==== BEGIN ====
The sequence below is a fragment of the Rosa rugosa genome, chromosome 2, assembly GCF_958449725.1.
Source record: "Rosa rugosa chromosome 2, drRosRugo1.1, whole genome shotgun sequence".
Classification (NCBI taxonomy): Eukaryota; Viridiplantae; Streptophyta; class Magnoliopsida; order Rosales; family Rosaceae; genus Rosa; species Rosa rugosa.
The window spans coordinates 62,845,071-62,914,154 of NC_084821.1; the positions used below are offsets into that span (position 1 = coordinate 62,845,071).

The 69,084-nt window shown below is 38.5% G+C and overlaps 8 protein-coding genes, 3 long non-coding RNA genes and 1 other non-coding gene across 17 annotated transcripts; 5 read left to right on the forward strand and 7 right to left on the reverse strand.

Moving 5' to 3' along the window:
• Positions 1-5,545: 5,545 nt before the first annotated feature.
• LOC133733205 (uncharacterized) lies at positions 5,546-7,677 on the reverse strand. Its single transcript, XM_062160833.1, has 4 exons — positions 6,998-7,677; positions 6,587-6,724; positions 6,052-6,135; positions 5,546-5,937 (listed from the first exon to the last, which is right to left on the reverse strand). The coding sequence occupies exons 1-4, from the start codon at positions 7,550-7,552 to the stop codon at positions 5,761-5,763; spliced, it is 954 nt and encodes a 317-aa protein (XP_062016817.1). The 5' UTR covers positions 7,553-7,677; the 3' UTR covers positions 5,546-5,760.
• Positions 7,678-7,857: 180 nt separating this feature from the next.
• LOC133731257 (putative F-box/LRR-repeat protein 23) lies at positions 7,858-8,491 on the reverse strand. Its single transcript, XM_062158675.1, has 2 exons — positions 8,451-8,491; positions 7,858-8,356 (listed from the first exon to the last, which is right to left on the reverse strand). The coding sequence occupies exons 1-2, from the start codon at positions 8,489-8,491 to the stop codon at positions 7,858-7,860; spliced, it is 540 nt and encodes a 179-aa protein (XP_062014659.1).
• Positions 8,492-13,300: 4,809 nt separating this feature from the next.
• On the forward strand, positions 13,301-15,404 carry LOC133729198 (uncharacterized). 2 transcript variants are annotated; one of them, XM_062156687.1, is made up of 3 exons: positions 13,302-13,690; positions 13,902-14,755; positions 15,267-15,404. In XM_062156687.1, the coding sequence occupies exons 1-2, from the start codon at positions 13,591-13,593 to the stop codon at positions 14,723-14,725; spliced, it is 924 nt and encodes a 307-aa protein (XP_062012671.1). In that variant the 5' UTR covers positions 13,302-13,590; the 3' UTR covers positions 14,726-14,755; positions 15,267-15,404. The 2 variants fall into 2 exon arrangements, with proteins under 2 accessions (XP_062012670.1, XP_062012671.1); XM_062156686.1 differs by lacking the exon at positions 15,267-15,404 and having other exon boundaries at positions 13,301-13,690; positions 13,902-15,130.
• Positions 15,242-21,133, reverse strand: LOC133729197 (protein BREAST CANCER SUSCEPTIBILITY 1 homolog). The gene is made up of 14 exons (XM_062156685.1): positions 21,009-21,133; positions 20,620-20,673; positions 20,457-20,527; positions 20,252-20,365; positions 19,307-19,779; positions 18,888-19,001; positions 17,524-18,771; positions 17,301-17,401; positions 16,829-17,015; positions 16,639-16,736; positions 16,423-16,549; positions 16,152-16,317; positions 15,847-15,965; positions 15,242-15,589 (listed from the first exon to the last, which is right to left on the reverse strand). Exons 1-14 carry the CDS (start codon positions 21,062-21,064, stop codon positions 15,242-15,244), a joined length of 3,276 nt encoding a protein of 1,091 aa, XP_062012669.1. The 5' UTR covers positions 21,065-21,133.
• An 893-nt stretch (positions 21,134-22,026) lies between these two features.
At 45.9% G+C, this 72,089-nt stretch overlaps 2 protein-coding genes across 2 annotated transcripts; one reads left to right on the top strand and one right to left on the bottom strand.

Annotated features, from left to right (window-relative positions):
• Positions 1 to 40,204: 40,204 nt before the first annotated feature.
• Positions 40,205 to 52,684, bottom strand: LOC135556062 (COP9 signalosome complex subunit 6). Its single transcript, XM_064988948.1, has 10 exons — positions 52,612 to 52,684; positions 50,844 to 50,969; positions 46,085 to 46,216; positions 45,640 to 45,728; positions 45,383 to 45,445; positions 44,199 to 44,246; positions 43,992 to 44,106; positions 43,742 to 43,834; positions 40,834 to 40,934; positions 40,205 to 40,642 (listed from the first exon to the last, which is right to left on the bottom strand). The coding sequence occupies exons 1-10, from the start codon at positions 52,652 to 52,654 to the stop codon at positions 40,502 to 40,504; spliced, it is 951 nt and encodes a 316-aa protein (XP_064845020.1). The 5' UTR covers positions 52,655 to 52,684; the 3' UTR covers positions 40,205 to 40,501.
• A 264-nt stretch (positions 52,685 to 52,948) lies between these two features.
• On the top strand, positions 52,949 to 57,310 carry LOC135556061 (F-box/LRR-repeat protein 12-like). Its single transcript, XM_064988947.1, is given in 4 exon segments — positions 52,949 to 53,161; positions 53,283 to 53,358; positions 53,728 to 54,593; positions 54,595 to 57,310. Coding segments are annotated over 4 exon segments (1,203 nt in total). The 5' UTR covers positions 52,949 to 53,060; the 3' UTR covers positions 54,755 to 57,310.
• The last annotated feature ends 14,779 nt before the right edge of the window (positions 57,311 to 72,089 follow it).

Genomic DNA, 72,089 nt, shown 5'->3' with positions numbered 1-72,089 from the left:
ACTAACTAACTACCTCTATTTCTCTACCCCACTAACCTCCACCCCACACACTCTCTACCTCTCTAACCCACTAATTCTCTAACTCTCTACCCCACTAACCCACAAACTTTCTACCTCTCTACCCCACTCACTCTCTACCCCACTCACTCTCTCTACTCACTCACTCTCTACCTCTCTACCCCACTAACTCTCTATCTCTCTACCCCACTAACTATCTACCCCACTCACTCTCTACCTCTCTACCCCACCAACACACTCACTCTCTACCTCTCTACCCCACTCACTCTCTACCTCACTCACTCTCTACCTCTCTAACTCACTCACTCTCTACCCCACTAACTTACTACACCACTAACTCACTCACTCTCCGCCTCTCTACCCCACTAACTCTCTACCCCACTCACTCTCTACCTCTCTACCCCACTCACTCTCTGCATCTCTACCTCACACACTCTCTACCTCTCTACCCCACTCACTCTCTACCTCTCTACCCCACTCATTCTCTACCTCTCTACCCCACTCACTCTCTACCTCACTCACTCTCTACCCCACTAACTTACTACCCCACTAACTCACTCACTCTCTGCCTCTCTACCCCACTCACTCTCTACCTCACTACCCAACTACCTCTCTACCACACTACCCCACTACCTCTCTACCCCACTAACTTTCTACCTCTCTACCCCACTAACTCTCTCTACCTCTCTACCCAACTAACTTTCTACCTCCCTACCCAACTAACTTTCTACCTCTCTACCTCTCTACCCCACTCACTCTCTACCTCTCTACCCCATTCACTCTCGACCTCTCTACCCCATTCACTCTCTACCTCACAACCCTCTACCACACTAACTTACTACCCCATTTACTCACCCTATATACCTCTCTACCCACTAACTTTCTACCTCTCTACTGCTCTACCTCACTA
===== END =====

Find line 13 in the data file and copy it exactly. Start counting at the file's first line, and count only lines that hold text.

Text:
• Positions 15,242-21,133, reverse strand: LOC133729197 (protein BREAST CANCER SUSCEPTIBILITY 1 homolog). The gene is made up of 14 exons (XM_062156685.1): positions 21,009-21,133; positions 20,620-20,673; positions 20,457-20,527; positions 20,252-20,365; positions 19,307-19,779; positions 18,888-19,001; positions 17,524-18,771; positions 17,301-17,401; positions 16,829-17,015; positions 16,639-16,736; positions 16,423-16,549; positions 16,152-16,317; positions 15,847-15,965; positions 15,242-15,589 (listed from the first exon to the last, which is right to left on the reverse strand). Exons 1-14 carry the CDS (start codon positions 21,062-21,064, stop codon positions 15,242-15,244), a joined length of 3,276 nt encoding a protein of 1,091 aa, XP_062012669.1. The 5' UTR covers positions 21,065-21,133.